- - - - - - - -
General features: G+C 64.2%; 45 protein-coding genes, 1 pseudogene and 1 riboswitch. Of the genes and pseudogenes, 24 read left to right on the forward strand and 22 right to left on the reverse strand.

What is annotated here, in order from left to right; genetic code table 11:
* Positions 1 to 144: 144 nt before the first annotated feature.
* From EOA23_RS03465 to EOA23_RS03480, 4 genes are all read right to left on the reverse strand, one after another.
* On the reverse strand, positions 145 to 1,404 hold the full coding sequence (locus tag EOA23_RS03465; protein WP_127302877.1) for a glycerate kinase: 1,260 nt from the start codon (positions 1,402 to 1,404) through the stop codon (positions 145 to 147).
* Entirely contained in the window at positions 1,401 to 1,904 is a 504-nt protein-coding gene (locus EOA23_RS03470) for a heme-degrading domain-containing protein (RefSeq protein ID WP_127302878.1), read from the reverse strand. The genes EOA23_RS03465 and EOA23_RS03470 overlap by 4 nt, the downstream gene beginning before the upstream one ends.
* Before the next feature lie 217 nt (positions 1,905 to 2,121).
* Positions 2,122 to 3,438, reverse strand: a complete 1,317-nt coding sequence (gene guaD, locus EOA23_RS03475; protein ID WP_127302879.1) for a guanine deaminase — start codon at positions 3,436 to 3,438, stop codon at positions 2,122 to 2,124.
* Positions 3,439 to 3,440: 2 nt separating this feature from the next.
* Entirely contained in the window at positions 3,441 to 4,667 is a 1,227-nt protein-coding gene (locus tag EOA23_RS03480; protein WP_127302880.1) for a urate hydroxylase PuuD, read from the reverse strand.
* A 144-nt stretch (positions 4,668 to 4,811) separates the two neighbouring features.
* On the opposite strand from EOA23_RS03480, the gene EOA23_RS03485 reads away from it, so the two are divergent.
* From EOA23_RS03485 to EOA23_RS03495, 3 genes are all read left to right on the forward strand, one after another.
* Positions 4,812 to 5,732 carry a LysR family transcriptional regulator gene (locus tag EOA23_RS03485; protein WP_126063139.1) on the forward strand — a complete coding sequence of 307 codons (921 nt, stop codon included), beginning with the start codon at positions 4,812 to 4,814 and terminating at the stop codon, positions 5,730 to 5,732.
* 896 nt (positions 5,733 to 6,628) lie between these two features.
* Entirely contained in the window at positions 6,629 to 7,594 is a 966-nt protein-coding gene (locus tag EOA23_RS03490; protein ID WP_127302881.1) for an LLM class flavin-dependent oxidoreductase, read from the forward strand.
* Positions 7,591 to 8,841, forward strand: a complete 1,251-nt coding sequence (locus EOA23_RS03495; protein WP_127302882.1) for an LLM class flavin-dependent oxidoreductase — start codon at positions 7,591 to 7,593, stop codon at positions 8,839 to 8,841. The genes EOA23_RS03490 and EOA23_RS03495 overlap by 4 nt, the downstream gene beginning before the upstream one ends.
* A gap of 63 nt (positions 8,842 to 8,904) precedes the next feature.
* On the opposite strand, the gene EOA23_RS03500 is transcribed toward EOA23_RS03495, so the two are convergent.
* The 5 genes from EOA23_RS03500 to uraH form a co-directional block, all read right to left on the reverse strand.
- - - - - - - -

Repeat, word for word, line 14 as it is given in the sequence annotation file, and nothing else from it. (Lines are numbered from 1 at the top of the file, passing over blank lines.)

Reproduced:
* Positions 4,812 to 5,732 carry a LysR family transcriptional regulator gene (locus tag EOA23_RS03485; protein WP_126063139.1) on the forward strand — a complete coding sequence of 307 codons (921 nt, stop codon included), beginning with the start codon at positions 4,812 to 4,814 and terminating at the stop codon, positions 5,730 to 5,732.